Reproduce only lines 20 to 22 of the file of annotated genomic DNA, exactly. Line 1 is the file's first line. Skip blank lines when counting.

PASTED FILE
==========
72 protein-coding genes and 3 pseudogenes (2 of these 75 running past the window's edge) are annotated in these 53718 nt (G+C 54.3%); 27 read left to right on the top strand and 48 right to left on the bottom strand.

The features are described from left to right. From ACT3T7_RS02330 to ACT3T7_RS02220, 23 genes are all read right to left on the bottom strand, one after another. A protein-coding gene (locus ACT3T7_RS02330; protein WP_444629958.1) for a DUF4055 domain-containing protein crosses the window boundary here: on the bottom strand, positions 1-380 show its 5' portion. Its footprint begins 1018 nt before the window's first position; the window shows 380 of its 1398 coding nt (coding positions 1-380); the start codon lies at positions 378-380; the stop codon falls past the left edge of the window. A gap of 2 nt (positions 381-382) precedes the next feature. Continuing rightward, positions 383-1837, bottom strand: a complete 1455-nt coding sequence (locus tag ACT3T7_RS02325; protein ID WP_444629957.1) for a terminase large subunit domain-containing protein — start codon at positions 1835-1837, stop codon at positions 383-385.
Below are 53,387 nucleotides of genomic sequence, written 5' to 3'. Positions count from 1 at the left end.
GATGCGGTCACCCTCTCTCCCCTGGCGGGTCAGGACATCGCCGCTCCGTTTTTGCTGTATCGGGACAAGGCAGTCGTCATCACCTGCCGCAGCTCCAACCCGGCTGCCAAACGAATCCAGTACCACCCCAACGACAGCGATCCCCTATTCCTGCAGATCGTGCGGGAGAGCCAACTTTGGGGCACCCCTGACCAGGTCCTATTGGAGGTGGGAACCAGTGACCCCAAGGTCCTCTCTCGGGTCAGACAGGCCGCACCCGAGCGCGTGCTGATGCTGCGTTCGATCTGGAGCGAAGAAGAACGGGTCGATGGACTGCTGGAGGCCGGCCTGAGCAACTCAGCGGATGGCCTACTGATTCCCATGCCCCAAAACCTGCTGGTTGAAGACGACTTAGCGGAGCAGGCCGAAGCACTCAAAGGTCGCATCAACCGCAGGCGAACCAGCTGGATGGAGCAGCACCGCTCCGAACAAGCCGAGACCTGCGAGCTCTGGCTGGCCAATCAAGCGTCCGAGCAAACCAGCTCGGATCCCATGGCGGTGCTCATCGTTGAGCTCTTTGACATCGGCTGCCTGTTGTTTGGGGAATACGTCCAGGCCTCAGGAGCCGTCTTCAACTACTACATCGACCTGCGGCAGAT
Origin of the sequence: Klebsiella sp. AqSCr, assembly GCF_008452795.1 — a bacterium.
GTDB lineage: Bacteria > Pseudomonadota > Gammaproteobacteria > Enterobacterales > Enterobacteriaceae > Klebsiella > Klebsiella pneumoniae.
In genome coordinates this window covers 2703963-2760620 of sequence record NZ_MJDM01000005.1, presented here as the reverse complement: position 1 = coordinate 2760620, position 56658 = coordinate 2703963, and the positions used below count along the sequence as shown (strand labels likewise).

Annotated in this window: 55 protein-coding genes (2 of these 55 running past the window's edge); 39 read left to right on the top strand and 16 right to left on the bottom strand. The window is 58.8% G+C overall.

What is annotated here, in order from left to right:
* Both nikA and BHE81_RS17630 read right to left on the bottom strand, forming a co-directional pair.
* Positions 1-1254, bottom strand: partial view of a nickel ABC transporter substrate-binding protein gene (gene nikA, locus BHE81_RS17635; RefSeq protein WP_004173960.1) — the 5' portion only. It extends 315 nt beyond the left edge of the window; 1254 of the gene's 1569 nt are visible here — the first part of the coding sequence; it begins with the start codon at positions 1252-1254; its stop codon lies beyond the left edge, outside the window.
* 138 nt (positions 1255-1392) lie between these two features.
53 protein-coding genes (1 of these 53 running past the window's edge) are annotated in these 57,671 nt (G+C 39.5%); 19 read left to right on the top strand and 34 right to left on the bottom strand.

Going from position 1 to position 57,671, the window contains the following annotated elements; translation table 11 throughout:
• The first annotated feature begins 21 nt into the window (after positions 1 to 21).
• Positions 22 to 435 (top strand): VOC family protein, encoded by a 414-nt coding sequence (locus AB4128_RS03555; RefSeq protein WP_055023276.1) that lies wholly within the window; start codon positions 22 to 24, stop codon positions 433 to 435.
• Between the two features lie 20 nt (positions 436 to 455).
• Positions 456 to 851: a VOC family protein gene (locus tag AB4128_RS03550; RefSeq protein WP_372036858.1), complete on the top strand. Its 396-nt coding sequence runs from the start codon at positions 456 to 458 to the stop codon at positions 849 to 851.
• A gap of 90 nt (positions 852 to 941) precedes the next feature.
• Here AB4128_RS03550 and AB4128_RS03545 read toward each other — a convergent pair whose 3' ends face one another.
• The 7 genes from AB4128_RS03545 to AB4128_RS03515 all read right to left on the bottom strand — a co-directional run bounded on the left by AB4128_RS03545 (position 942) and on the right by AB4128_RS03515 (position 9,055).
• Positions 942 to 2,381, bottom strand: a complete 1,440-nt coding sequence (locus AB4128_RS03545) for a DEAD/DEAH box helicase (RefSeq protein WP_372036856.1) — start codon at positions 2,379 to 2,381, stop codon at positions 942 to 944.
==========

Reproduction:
• Here AB4128_RS03550 and AB4128_RS03545 read toward each other — a convergent pair whose 3' ends face one another.
• The 7 genes from AB4128_RS03545 to AB4128_RS03515 all read right to left on the bottom strand — a co-directional run bounded on the left by AB4128_RS03545 (position 942) and on the right by AB4128_RS03515 (position 9,055).
• Positions 942 to 2,381, bottom strand: a complete 1,440-nt coding sequence (locus AB4128_RS03545) for a DEAD/DEAH box helicase (RefSeq protein WP_372036856.1) — start codon at positions 2,379 to 2,381, stop codon at positions 942 to 944.